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. 2014 Mar 28;4:4513.
doi: 10.1038/srep04513.

Validation of Microinjection Methods for Generating Knockout Mice by CRISPR/Cas-mediated Genome Engineering

Free PMC article

Validation of Microinjection Methods for Generating Knockout Mice by CRISPR/Cas-mediated Genome Engineering

Takuro Horii et al. Sci Rep. .
Free PMC article


The CRISPR/Cas system, in which the Cas9 endonuclease and a guide RNA complementary to the target are sufficient for RNA-guided cleavage of the target DNA, is a powerful new approach recently developed for targeted gene disruption in various animal models. However, there is little verification of microinjection methods for generating knockout mice using this approach. Here, we report the verification of microinjection methods of the CRISPR/Cas system. We compared three methods for injection: (1) injection of DNA into the pronucleus, (2) injection of RNA into the pronucleus, and (3) injection of RNA into the cytoplasm. We found that injection of RNA into the cytoplasm was the most efficient method in terms of the numbers of viable blastocyst stage embryos and full-term pups generated. This method also showed the best overall knockout efficiency.

Conflict of interest statement

The authors declare no competing financial interests.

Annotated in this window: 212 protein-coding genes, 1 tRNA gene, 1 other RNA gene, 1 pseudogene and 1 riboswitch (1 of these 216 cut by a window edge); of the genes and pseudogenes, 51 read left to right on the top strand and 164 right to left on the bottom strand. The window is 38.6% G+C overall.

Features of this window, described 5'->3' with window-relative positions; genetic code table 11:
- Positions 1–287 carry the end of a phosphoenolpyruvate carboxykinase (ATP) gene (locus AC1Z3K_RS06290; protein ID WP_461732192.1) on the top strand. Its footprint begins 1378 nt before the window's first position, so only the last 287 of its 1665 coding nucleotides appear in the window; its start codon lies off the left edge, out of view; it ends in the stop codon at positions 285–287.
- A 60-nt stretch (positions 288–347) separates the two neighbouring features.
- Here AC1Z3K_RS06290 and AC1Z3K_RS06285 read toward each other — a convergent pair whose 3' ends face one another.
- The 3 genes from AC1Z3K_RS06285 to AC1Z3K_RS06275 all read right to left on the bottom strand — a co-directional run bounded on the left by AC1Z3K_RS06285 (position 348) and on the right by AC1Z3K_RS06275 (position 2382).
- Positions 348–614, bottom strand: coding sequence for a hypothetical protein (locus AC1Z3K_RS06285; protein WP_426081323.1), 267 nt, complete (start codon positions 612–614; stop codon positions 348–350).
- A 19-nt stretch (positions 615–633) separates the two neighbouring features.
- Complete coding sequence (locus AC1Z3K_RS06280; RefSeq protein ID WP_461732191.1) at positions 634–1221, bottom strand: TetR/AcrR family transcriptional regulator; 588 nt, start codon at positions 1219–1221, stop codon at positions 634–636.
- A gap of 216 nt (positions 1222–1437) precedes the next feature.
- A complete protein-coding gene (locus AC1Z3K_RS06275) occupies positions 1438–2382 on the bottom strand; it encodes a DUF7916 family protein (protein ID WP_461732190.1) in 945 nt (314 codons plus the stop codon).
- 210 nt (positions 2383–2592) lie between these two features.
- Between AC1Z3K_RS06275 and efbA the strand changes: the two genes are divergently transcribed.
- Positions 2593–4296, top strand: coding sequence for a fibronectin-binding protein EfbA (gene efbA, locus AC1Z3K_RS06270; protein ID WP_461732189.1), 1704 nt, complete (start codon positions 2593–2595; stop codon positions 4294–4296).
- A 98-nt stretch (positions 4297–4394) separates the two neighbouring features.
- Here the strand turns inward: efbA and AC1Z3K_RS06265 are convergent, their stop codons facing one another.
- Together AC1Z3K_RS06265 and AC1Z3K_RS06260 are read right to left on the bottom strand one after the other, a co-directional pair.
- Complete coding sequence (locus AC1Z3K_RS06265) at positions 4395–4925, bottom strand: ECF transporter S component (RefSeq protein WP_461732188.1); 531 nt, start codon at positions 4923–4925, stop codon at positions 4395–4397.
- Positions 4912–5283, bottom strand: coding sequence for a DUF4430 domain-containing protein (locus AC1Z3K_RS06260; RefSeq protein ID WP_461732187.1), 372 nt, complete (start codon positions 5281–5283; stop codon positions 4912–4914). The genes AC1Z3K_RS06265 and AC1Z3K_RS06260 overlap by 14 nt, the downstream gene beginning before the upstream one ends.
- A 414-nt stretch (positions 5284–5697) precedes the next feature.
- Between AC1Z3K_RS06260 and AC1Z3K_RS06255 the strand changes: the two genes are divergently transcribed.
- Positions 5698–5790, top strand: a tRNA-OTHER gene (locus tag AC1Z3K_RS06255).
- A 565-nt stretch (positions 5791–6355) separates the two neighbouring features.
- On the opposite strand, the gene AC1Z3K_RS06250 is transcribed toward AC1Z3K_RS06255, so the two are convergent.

Figure 1
Figure 1. The Cas9/gRNA-targeting site in mouse Tet1 and validation of its targeting efficiency.
(a) The Cas9/gRNA-targeting sites in mouse Tet1. The gRNA-targeting sequence is underlined and the PAM sequences are indicated in red. Exons are indicated by closed boxes and the boxed sequence indicates the Sac I restriction site in the target region. (b) Validation of targeting efficiency of the Tet1 gene using mouse embryonic stem cells. PCR products were digested with the restriction enzyme Sac I that cleaves at the Cas9 endonuclease target site and then analyzed by gel electrophoresis. PCR products generated from DNA containing successfully targeted Tet1 were uncleaved and, therefore, larger than the product generated from the control DNA. The intensity of each fragment was measured and the targeting efficiency was calculated.
Figure 2
Figure 2. Viability of the Tet1 targeted mice.
(a) Percentage of viable blastocysts per injected embryos. *, P < 0.05. (b) Percentage of pups per transferred embryos. *, P < 0.05.
Figure 3
Figure 3. Newborn mice generated by the CRISPR method.
Five pups generated by each injection method are shown. Tet1 genotypes are indicated in each image.
Figure 4
Figure 4. Knockout efficiencies of each injection method.
(a) Percent of each Tet1 genotype among all newborn mice generated by each injection method. (b) Overall efficiencies of generating knockout mice (+/− or −/−) by each of the three injection methods. Numbers of knockout mice per transferred embryos are presented. *, P < 0.05.
Figure 5
Figure 5. Analysis of mutations generated by CRISPR.
Genotyping of newborn mice generated by the CRISPR method. The two Tet1 alleles are presented for each mouse. The PAM sequences are shown in red. Deletions are indicated in grey letters. Lower case letters indicate insertion mutations and arrows indicate the sites of insertions. Micro-homology flanking the cleavage site is underlined in the sequence.

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